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NZ plans to recognise importance of Anzac Cove

22 December 2003 Media Statement

NZ plans to recognise importance of Anzac Cove

Prime Minister and Minister for Arts, Culture and Heritage, Helen Clark, said today that the New Zealand Historic Places Trust was looking at ways to recognise the heritage importance to New Zealanders of Anzac Cove, Gallipoli.

Helen Clark said Gallipoli was a place of great significance in the history of New Zealand, Australia and a number of other countries.

“Given their place in New Zealand’s World War I history, the Gallipoli Peninsula and Anzac Cove have immense heritage importance for New Zealanders. The events at Gallipoli helped shape our sense of national identity.

“That is why the Historic Places Trust is exploring ways to recognise more formally the cultural and heritage significance of the Gallipoli campaign to New Zealanders.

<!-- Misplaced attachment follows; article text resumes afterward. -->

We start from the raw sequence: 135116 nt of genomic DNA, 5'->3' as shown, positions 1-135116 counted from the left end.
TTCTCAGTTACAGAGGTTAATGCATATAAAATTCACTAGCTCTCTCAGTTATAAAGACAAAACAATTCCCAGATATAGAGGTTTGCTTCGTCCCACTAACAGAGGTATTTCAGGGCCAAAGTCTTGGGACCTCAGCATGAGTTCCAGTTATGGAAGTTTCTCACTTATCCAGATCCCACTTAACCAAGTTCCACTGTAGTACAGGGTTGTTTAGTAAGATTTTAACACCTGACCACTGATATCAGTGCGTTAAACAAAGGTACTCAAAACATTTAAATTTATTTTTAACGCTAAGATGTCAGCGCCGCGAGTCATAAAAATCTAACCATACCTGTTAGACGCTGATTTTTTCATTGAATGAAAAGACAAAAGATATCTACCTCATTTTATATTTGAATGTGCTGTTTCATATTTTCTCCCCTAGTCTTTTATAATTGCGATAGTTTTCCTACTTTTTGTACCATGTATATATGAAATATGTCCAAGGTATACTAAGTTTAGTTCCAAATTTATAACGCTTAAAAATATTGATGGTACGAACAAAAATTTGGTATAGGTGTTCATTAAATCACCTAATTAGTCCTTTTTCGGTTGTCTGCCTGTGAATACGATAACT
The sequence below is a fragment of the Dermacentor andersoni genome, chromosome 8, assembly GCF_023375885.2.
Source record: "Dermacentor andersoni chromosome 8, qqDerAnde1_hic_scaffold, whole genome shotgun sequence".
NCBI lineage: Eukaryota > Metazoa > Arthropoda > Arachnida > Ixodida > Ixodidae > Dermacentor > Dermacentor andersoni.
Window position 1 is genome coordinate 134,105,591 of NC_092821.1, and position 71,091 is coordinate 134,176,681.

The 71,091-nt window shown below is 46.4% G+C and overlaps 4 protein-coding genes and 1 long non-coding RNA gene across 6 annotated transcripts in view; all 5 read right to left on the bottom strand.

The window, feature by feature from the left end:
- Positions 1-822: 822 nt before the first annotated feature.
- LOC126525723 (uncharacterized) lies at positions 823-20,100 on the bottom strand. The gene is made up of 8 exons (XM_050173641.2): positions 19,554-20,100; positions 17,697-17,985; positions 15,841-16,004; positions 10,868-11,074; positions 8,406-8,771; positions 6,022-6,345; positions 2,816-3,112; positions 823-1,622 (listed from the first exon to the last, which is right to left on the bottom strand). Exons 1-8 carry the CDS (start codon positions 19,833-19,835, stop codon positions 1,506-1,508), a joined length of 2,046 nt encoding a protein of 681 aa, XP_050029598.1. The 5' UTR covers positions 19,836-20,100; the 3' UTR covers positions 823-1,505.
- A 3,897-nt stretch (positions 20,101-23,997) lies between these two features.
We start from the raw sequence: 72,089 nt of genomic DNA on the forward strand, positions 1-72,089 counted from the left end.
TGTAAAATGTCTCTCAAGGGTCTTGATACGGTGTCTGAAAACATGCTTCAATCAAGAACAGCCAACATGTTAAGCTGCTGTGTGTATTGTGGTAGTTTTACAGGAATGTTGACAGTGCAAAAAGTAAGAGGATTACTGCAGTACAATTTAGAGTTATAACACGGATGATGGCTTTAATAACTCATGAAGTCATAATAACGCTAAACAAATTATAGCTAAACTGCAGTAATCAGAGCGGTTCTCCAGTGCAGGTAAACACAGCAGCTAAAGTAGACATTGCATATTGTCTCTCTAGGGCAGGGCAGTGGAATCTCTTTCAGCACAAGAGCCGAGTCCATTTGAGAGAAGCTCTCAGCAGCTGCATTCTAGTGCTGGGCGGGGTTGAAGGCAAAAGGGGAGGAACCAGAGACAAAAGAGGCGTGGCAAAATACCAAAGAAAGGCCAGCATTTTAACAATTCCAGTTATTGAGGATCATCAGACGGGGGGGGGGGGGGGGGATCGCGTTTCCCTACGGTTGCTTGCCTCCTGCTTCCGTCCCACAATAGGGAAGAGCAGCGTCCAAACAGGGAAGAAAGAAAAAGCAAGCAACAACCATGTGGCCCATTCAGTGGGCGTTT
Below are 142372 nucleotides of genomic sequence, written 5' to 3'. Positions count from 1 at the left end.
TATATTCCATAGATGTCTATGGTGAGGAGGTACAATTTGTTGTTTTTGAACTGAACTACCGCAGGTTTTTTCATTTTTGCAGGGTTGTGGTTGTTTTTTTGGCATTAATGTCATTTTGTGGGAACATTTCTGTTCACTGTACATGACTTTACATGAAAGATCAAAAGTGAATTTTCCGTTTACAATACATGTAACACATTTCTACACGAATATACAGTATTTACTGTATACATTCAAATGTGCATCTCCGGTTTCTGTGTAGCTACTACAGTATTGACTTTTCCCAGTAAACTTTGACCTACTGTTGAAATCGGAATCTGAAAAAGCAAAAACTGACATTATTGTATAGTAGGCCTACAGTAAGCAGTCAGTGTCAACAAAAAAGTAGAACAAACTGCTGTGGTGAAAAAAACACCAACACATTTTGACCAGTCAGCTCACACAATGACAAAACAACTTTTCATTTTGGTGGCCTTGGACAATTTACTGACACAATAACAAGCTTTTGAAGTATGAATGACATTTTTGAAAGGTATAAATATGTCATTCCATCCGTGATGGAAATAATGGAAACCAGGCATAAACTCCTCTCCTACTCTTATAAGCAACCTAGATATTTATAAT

“It is a project that many New Zealanders will welcome and I look forward to receiving further details as work progresses.

“The Trust’s initiative will lead to non-statutory recognition of Anzac Cove and will be consistent with the purposes and principles of New Zealand’s heritage legislation, the Historic Places Act 1993,” Helen Clark said.

Meanwhile, the Australian government has announced new legislation to identify and protect places of national heritage significance to Australians, including sites in other countries. Australian Prime Minister John Howard has indicated he will nominate Anzac Cove as the first site for consideration under the new legislation.

The Australian legislation provides for the listing of overseas sites to be undertaken only with the co-operation and agreement of the country in which the site is located.

The Prime Minister said she appreciated that the Australian Government was moving to recognise the heritage significance of the site in a manner that complements Turkey’s and other nations’ interests in the area.

“The experiences shared by New Zealanders and Australians at Gallipoli have left us with an important shared legacy,” Helen Clark said.

ENDS

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